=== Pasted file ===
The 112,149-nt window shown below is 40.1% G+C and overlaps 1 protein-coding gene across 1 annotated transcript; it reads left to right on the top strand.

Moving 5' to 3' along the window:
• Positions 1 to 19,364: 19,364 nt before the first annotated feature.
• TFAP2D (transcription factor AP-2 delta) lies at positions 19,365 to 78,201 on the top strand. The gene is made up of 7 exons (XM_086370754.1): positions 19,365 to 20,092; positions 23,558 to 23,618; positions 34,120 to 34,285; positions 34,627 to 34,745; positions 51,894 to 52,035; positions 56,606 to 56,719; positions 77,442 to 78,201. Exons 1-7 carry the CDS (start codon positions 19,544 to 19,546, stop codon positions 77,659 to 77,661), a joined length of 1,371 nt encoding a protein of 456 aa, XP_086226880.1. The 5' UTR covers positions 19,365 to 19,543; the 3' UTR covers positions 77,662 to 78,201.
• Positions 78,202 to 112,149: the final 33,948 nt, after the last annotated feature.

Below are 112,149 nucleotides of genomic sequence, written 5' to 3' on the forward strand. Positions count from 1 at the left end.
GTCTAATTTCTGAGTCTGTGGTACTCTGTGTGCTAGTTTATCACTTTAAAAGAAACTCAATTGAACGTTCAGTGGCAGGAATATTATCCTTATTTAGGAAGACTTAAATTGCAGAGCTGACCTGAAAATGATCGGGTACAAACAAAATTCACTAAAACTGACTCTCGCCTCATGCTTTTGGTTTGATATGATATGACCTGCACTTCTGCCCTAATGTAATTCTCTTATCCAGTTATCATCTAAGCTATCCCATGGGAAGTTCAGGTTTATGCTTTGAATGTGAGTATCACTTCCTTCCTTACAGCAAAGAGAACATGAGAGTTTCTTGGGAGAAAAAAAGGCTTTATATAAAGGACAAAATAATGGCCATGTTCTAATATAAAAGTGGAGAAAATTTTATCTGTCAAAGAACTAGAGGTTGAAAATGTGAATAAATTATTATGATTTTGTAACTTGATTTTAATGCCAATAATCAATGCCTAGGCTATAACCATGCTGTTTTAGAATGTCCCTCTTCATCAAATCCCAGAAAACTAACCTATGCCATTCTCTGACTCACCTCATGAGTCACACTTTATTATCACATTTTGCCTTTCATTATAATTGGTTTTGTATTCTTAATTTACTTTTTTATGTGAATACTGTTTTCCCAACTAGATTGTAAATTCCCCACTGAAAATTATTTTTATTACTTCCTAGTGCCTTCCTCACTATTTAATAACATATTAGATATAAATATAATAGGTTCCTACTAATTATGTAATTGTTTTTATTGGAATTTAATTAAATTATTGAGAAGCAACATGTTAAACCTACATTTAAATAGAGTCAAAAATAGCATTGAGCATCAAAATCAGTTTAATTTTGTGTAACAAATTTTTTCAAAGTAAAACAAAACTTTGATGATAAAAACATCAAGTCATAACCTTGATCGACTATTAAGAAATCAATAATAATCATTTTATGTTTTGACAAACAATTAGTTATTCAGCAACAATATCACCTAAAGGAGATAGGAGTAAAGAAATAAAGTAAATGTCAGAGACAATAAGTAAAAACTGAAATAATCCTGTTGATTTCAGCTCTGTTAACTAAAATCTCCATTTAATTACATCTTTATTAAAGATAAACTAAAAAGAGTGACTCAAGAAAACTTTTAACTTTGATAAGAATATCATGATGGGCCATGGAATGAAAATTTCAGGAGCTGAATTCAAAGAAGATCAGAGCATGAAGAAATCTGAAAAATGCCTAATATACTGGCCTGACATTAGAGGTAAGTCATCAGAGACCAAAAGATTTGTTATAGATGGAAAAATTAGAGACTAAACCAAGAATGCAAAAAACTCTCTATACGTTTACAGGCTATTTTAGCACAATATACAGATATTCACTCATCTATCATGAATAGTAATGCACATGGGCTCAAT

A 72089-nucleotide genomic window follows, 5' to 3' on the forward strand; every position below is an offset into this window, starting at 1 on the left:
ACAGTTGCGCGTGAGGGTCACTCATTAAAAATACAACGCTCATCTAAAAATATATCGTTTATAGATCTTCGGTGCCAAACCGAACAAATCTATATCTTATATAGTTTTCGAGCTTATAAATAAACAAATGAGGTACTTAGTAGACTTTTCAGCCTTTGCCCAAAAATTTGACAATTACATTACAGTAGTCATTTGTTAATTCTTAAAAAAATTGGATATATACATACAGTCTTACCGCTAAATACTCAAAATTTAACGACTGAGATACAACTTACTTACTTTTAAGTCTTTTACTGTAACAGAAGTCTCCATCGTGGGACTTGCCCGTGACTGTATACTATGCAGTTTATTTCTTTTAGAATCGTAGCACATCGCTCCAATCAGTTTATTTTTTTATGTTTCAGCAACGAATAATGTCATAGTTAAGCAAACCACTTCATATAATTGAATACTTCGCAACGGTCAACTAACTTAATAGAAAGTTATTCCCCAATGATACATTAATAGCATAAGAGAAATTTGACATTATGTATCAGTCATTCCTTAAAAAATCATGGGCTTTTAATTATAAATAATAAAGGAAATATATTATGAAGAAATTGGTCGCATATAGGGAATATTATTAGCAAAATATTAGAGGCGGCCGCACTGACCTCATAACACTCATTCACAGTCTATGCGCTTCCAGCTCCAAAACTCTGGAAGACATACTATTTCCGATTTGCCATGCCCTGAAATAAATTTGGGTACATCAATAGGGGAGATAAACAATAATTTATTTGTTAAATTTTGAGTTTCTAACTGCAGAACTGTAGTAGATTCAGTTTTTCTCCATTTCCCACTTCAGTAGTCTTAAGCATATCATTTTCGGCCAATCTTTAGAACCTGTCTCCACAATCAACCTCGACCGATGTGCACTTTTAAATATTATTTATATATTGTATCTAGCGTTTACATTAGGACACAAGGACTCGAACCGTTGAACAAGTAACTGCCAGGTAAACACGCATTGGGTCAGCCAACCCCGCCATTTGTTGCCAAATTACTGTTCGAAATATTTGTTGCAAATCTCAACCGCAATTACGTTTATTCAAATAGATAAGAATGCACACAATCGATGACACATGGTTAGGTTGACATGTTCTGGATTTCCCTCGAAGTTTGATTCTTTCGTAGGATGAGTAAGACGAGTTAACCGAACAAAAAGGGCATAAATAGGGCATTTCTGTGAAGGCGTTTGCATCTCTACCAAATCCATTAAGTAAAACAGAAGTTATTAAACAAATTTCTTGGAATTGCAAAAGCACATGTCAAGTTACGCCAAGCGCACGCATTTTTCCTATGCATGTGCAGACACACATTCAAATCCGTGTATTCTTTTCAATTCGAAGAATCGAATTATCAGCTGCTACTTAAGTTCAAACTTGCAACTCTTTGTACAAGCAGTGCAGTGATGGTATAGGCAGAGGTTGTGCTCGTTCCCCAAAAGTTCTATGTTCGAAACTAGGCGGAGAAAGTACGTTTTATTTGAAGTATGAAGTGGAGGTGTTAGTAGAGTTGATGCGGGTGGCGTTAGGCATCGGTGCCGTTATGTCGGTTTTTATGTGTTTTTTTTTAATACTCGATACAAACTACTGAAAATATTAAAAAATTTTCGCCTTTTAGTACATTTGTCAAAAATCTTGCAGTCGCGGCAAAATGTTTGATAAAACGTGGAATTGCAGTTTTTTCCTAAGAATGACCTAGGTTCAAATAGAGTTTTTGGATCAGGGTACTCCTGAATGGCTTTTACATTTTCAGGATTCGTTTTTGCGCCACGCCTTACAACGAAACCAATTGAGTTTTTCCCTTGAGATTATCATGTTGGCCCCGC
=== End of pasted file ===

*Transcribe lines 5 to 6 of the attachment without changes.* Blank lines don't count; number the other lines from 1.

• Positions 78,202 to 112,149: the final 33,948 nt, after the last annotated feature.

Below are 112,149 nucleotides of genomic sequence, written 5' to 3' on the forward strand. Positions count from 1 at the left end.